Britain was given highly detailed information of a plot to overthrow the government of Equatorial Guinea including names, dates and details of arms shipments several months in advance, it was claimed last night.
Two reports, in December 2003 and January 2004, of the planned attempt to overthrow President Teodoro Obiang from a former commander in South Africa's special forces were sent to two senior officers in British intelligence and to a colleague of Donald Rumsfeld, the US Defence Secretary, The Observer said. "The revelations of Britain and America's prior knowledge ... raise questions about whether they ignored UN conventions designed to protect heads of state against violent overthrow," the newspaper said.
The oil-rich African dictatorship, fresh from jailing 12 alleged mercenaries for the coup attempt, wants to take Britain and the US to the International Court of Justice in The Hague for failing to tell the regime of the impending coup attempt. Sources close to the Equatorial Guinea government said that the move follows the admission this month by Jack Straw, the Foreign Secretary, that Britain had known "since late January 2004" of the plot.
The attempted putsch collapsed in early March, when Simon Mann, a former SAS officer, was arrested in Zimbabwe with a cache of weap- ons. He had just met an aircraft carrying more than 60 former members of South Africa's apartheid-era special forces. They were all taken into custody. A day later Nick du Toit and several other South Africans who used to serve in the country's undercover forces were arrested in Malabo, along with their Armenian aircrew, and charged with being the advance party for Mr Mann's group.
Johann Smith, the former South African special forces commander, gave a statement to lawyers last week acting for the African state. He said: I submitted a report in December 2003 to Michael Westphal of the Pentagon [in Mr Rumsfeld's department] ... I warned [the British Governnment] through two SIS [MI6] people I knew, and to whom I sent the report ... also in December 2003 to their personal email addresses." He also sent a more detailed report in January.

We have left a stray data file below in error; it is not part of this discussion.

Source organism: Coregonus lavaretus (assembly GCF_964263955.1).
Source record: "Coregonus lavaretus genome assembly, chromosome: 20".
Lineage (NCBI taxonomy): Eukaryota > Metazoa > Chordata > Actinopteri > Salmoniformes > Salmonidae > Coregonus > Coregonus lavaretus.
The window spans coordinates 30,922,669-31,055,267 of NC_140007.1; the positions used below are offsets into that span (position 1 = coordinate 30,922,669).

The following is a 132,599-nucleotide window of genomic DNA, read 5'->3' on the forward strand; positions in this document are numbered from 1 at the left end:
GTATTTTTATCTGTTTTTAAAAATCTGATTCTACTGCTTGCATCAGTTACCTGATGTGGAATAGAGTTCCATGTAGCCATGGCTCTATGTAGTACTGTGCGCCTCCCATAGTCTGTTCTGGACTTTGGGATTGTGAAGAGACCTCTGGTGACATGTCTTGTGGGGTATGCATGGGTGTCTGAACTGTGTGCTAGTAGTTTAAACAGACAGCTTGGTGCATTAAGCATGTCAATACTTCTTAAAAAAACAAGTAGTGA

On Friday a court in Equatorial Guinea sentenced Mr du Toit and 11 others to long prison terms. According to reports from Malabo, the decision to spare the South African from execution is at least partly aimed at bolstering Equatorial Guinea's efforts to extradite Sir Mark Thatcher. The former prime minister's son was arrested in Cape Town in August and charged with helping to finance the coup attempt, but South Africa, like Britain, does not extradite suspects to countries that have the death penalty. The regime is also seeking to have Sir Mark questioned in a South African court.
Meanwhile, in London, The Guardian reported yesterday that a document quotes the plotters as fearing that any leak of Sir Mark's role would jeopardise the coup. The newspaper reports the memo saying: "If involvement becomes known, rest of us and project, likely to be screwed as a side-issue to people screwing him."
Equatorial Guinea's pursuit of Baroness Thatcher's son, whose legal battles in South Africa could last years, is the most visible sign of its resentment over what it sees as British interference. Although Mr Obiang has not echoed the claim of his Zimbabwean counterpart, Robert Mugabe, that Britain was responsible for the coup attempt, he said it was funded by "enemy powers" and multinational companies, and thanked South Africa and Angola for warning him.
Equatorial Guinea has also issued international arrest warrants for British citizens and residents it accuses of involvement in the abortive coup, including Ely Calil, the Lebanese-born oil trader alleged to have launched the plot. Others on the list include David Hart, a millionaire former adviser to Lady Thatcher, British businessmen Greg Wales, Gary Hersham and David Tremain, and "JH Archer", the name on a leaked list of contributors to one of Mr Mann's companies. Lord Archer of Weston-super-Mare has denied involvement, as has Mr Calil.
"It's not as if Britain was the only country that knew," a source said last week. "Everyone knew it was the stuff of gossip at diplomatic drinks parties ... Ironically, this affair has allowed two of Africa's most repulsive leaders, Robert Mugabe and Teodoro Obiang, to strut the stage."
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